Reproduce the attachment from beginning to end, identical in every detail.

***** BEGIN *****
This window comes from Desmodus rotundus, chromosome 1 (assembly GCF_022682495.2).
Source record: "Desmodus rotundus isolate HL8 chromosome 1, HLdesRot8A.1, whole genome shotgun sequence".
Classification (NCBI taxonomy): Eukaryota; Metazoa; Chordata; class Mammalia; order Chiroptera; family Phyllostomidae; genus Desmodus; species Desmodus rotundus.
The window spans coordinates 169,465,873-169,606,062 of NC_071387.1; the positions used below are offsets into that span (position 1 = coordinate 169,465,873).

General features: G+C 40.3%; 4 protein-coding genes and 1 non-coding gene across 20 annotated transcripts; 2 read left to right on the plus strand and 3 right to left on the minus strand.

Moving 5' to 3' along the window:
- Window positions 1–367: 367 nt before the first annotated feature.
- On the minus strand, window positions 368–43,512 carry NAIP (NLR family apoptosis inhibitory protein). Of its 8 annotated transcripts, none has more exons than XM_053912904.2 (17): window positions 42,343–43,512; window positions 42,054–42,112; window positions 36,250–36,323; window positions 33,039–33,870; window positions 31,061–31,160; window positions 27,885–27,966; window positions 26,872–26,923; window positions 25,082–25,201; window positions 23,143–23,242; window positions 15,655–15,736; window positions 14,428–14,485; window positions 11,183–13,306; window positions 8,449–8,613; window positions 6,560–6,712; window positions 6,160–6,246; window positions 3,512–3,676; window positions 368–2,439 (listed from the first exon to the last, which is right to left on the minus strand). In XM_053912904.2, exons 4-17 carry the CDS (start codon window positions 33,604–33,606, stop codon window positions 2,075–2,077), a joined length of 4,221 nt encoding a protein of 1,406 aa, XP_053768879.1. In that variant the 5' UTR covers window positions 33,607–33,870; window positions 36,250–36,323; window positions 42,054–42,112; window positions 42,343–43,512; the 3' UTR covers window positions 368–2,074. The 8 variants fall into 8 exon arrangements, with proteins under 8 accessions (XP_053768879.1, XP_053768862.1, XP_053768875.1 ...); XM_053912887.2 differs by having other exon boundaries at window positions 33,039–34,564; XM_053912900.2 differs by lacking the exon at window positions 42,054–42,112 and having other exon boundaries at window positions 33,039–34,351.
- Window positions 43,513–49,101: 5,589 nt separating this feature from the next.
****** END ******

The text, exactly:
This window comes from Desmodus rotundus, chromosome 1 (assembly GCF_022682495.2).
Source record: "Desmodus rotundus isolate HL8 chromosome 1, HLdesRot8A.1, whole genome shotgun sequence".
Classification (NCBI taxonomy): Eukaryota; Metazoa; Chordata; class Mammalia; order Chiroptera; family Phyllostomidae; genus Desmodus; species Desmodus rotundus.
The window spans coordinates 169,465,873-169,606,062 of NC_071387.1; the positions used below are offsets into that span (position 1 = coordinate 169,465,873).

General features: G+C 40.3%; 4 protein-coding genes and 1 non-coding gene across 20 annotated transcripts; 2 read left to right on the plus strand and 3 right to left on the minus strand.

Moving 5' to 3' along the window:
- Window positions 1–367: 367 nt before the first annotated feature.
- On the minus strand, window positions 368–43,512 carry NAIP (NLR family apoptosis inhibitory protein). Of its 8 annotated transcripts, none has more exons than XM_053912904.2 (17): window positions 42,343–43,512; window positions 42,054–42,112; window positions 36,250–36,323; window positions 33,039–33,870; window positions 31,061–31,160; window positions 27,885–27,966; window positions 26,872–26,923; window positions 25,082–25,201; window positions 23,143–23,242; window positions 15,655–15,736; window positions 14,428–14,485; window positions 11,183–13,306; window positions 8,449–8,613; window positions 6,560–6,712; window positions 6,160–6,246; window positions 3,512–3,676; window positions 368–2,439 (listed from the first exon to the last, which is right to left on the minus strand). In XM_053912904.2, exons 4-17 carry the CDS (start codon window positions 33,604–33,606, stop codon window positions 2,075–2,077), a joined length of 4,221 nt encoding a protein of 1,406 aa, XP_053768879.1. In that variant the 5' UTR covers window positions 33,607–33,870; window positions 36,250–36,323; window positions 42,054–42,112; window positions 42,343–43,512; the 3' UTR covers window positions 368–2,074. The 8 variants fall into 8 exon arrangements, with proteins under 8 accessions (XP_053768879.1, XP_053768862.1, XP_053768875.1 ...); XM_053912887.2 differs by having other exon boundaries at window positions 33,039–34,564; XM_053912900.2 differs by lacking the exon at window positions 42,054–42,112 and having other exon boundaries at window positions 33,039–34,351.
- Window positions 43,513–49,101: 5,589 nt separating this feature from the next.